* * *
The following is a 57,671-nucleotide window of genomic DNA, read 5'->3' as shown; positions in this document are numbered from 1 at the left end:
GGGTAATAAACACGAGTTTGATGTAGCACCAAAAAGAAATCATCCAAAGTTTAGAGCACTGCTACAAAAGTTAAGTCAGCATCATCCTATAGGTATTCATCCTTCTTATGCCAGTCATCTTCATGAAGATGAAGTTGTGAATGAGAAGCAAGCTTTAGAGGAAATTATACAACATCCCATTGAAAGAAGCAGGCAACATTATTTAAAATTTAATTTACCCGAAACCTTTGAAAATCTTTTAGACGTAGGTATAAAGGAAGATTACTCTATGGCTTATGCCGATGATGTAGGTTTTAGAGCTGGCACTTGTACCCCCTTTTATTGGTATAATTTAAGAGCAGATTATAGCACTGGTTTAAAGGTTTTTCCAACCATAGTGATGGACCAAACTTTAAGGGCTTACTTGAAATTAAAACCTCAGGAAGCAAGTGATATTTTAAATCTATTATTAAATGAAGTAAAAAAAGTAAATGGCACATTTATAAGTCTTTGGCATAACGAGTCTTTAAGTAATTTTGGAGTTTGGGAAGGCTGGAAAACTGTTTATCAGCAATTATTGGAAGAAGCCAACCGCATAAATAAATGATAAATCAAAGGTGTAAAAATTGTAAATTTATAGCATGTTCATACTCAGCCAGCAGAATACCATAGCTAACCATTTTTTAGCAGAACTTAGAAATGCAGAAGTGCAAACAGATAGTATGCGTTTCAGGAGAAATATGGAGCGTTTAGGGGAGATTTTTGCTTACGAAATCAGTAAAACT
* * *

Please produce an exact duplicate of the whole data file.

The following is a 57,671-nucleotide window of genomic DNA, read 5'->3' as shown; positions in this document are numbered from 1 at the left end:
GGGTAATAAACACGAGTTTGATGTAGCACCAAAAAGAAATCATCCAAAGTTTAGAGCACTGCTACAAAAGTTAAGTCAGCATCATCCTATAGGTATTCATCCTTCTTATGCCAGTCATCTTCATGAAGATGAAGTTGTGAATGAGAAGCAAGCTTTAGAGGAAATTATACAACATCCCATTGAAAGAAGCAGGCAACATTATTTAAAATTTAATTTACCCGAAACCTTTGAAAATCTTTTAGACGTAGGTATAAAGGAAGATTACTCTATGGCTTATGCCGATGATGTAGGTTTTAGAGCTGGCACTTGTACCCCCTTTTATTGGTATAATTTAAGAGCAGATTATAGCACTGGTTTAAAGGTTTTTCCAACCATAGTGATGGACCAAACTTTAAGGGCTTACTTGAAATTAAAACCTCAGGAAGCAAGTGATATTTTAAATCTATTATTAAATGAAGTAAAAAAAGTAAATGGCACATTTATAAGTCTTTGGCATAACGAGTCTTTAAGTAATTTTGGAGTTTGGGAAGGCTGGAAAACTGTTTATCAGCAATTATTGGAAGAAGCCAACCGCATAAATAAATGATAAATCAAAGGTGTAAAAATTGTAAATTTATAGCATGTTCATACTCAGCCAGCAGAATACCATAGCTAACCATTTTTTAGCAGAACTTAGAAATGCAGAAGTGCAAACAGATAGTATGCGTTTCAGGAGAAATATGGAGCGTTTAGGGGAGATTTTTGCTTACGAAATCAGTAAAACT